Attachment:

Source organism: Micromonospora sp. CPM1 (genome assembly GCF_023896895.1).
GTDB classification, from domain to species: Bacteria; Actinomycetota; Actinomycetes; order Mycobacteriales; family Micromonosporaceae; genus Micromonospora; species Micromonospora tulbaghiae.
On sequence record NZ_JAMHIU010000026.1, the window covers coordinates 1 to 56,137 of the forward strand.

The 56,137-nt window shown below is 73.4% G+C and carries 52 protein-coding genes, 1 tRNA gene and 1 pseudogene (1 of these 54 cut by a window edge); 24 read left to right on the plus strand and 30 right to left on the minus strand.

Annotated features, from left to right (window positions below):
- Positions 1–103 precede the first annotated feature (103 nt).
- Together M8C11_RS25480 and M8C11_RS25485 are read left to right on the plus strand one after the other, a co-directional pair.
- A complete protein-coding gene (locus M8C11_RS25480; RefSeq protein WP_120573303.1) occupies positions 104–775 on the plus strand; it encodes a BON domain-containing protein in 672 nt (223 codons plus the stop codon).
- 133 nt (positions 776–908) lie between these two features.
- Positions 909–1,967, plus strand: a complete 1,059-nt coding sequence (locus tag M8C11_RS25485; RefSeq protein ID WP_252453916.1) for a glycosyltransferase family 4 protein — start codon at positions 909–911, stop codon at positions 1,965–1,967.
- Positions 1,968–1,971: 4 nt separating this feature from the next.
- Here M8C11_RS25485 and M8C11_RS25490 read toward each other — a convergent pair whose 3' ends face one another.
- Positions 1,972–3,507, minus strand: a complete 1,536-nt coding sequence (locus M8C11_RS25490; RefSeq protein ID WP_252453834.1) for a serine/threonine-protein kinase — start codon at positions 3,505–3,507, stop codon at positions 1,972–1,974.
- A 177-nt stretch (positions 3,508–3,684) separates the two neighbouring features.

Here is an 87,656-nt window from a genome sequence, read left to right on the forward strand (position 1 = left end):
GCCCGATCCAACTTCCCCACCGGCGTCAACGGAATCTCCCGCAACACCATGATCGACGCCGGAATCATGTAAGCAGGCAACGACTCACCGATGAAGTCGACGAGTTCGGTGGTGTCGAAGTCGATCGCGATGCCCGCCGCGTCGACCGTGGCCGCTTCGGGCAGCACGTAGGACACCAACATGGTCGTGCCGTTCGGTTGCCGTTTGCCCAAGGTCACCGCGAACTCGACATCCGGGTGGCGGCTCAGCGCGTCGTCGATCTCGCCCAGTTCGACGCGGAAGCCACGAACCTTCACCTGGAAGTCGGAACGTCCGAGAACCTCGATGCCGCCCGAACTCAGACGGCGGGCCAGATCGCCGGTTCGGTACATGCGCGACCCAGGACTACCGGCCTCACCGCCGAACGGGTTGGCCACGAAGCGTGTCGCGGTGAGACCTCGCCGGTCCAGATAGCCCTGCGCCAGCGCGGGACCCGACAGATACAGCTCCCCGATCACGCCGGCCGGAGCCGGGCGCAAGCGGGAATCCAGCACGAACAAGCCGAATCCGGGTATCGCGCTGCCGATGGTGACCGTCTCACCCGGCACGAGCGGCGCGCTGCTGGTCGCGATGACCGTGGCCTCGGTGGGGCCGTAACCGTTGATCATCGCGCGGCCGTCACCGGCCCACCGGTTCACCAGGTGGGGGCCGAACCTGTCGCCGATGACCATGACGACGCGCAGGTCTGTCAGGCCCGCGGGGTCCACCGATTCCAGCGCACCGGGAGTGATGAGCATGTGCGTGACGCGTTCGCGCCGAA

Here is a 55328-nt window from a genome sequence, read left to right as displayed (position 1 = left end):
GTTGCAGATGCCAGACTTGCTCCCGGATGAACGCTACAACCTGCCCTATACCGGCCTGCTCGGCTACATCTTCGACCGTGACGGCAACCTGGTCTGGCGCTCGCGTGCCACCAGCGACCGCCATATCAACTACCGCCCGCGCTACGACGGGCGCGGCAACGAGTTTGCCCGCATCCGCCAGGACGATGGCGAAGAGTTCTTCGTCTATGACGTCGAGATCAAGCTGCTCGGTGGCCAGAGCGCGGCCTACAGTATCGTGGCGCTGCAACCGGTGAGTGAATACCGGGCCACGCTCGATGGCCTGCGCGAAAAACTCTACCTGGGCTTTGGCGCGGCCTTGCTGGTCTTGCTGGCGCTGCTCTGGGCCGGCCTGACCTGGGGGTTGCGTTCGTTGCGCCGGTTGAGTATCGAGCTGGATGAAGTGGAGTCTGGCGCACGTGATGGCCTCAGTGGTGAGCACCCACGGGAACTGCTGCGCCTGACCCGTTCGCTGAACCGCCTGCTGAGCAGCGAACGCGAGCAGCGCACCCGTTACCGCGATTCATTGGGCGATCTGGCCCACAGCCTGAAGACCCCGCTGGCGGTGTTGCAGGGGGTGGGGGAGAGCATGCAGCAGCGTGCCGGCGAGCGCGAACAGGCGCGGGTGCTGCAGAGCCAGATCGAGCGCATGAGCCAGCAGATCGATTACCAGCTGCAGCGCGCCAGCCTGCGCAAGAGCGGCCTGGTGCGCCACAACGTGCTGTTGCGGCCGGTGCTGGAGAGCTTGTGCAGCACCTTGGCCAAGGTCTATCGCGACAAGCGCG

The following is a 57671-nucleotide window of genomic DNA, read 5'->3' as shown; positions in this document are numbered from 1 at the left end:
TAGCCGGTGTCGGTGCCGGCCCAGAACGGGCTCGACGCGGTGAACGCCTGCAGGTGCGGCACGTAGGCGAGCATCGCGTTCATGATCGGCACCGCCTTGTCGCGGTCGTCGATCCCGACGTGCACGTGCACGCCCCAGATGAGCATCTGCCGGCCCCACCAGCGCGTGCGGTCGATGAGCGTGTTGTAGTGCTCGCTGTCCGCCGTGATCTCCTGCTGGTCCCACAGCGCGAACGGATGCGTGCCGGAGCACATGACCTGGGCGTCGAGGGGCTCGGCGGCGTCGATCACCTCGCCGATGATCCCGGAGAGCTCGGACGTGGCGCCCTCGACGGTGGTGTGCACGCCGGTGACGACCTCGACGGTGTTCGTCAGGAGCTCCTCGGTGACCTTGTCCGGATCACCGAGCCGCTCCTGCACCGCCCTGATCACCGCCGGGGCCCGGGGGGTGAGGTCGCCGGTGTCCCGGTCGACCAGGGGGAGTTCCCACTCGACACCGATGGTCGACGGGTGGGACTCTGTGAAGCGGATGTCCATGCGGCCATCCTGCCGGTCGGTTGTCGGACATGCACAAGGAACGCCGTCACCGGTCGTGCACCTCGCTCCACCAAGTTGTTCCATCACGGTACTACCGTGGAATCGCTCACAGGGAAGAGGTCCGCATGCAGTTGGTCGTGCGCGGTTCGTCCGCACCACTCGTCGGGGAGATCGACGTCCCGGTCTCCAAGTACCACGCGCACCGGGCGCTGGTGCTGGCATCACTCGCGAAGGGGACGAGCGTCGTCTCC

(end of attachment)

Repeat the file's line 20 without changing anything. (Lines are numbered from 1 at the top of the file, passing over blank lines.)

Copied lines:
TAGCCGGTGTCGGTGCCGGCCCAGAACGGGCTCGACGCGGTGAACGCCTGCAGGTGCGGCACGTAGGCGAGCATCGCGTTCATGATCGGCACCGCCTTGTCGCGGTCGTCGATCCCGACGTGCACGTGCACGCCCCAGATGAGCATCTGCCGGCCCCACCAGCGCGTGCGGTCGATGAGCGTGTTGTAGTGCTCGCTGTCCGCCGTGATCTCCTGCTGGTCCCACAGCGCGAACGGATGCGTGCCGGAGCACATGACCTGGGCGTCGAGGGGCTCGGCGGCGTCGATCACCTCGCCGATGATCCCGGAGAGCTCGGACGTGGCGCCCTCGACGGTGGTGTGCACGCCGGTGACGACCTCGACGGTGTTCGTCAGGAGCTCCTCGGTGACCTTGTCCGGATCACCGAGCCGCTCCTGCACCGCCCTGATCACCGCCGGGGCCCGGGGGGTGAGGTCGCCGGTGTCCCGGTCGACCAGGGGGAGTTCCCACTCGACACCGATGGTCGACGGGTGGGACTCTGTGAAGCGGATGTCCATGCGGCCATCCTGCCGGTCGGTTGTCGGACATGCACAAGGAACGCCGTCACCGGTCGTGCACCTCGCTCCACCAAGTTGTTCCATCACGGTACTACCGTGGAATCGCTCACAGGGAAGAGGTCCGCATGCAGTTGGTCGTGCGCGGTTCGTCCGCACCACTCGTCGGGGAGATCGACGTCCCGGTCTCCAAGTACCACGCGCACCGGGCGCTGGTGCTGGCATCACTCGCGAAGGGGACGAGCGTCGTCTCC